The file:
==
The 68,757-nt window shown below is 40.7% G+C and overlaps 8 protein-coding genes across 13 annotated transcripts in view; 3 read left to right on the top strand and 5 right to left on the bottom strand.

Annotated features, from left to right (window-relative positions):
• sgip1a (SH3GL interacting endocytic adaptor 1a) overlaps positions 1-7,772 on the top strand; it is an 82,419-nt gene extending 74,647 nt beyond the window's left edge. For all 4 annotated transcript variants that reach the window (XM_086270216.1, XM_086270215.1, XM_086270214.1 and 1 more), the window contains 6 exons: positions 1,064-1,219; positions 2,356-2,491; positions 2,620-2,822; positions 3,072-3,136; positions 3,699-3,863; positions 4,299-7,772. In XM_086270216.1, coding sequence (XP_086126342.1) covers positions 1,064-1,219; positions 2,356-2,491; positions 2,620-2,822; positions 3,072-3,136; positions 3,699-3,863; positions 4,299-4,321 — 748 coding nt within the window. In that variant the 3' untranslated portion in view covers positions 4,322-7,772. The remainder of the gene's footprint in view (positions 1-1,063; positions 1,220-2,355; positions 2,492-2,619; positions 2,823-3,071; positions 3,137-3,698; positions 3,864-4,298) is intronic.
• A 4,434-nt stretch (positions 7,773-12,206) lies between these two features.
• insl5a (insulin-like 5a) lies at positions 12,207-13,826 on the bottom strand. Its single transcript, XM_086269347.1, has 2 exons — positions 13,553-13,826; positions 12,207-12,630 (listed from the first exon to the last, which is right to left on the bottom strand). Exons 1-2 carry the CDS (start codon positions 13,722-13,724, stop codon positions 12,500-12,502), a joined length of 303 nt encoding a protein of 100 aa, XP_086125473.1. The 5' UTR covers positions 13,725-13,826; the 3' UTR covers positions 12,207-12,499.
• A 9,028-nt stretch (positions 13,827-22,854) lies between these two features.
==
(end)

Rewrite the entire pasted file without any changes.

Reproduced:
The 68,757-nt window shown below is 40.7% G+C and overlaps 8 protein-coding genes across 13 annotated transcripts in view; 3 read left to right on the top strand and 5 right to left on the bottom strand.

Annotated features, from left to right (window-relative positions):
• sgip1a (SH3GL interacting endocytic adaptor 1a) overlaps positions 1-7,772 on the top strand; it is an 82,419-nt gene extending 74,647 nt beyond the window's left edge. For all 4 annotated transcript variants that reach the window (XM_086270216.1, XM_086270215.1, XM_086270214.1 and 1 more), the window contains 6 exons: positions 1,064-1,219; positions 2,356-2,491; positions 2,620-2,822; positions 3,072-3,136; positions 3,699-3,863; positions 4,299-7,772. In XM_086270216.1, coding sequence (XP_086126342.1) covers positions 1,064-1,219; positions 2,356-2,491; positions 2,620-2,822; positions 3,072-3,136; positions 3,699-3,863; positions 4,299-4,321 — 748 coding nt within the window. In that variant the 3' untranslated portion in view covers positions 4,322-7,772. The remainder of the gene's footprint in view (positions 1-1,063; positions 1,220-2,355; positions 2,492-2,619; positions 2,823-3,071; positions 3,137-3,698; positions 3,864-4,298) is intronic.
• A 4,434-nt stretch (positions 7,773-12,206) lies between these two features.
• insl5a (insulin-like 5a) lies at positions 12,207-13,826 on the bottom strand. Its single transcript, XM_086269347.1, has 2 exons — positions 13,553-13,826; positions 12,207-12,630 (listed from the first exon to the last, which is right to left on the bottom strand). Exons 1-2 carry the CDS (start codon positions 13,722-13,724, stop codon positions 12,500-12,502), a joined length of 303 nt encoding a protein of 100 aa, XP_086125473.1. The 5' UTR covers positions 13,725-13,826; the 3' UTR covers positions 12,207-12,499.
• A 9,028-nt stretch (positions 13,827-22,854) lies between these two features.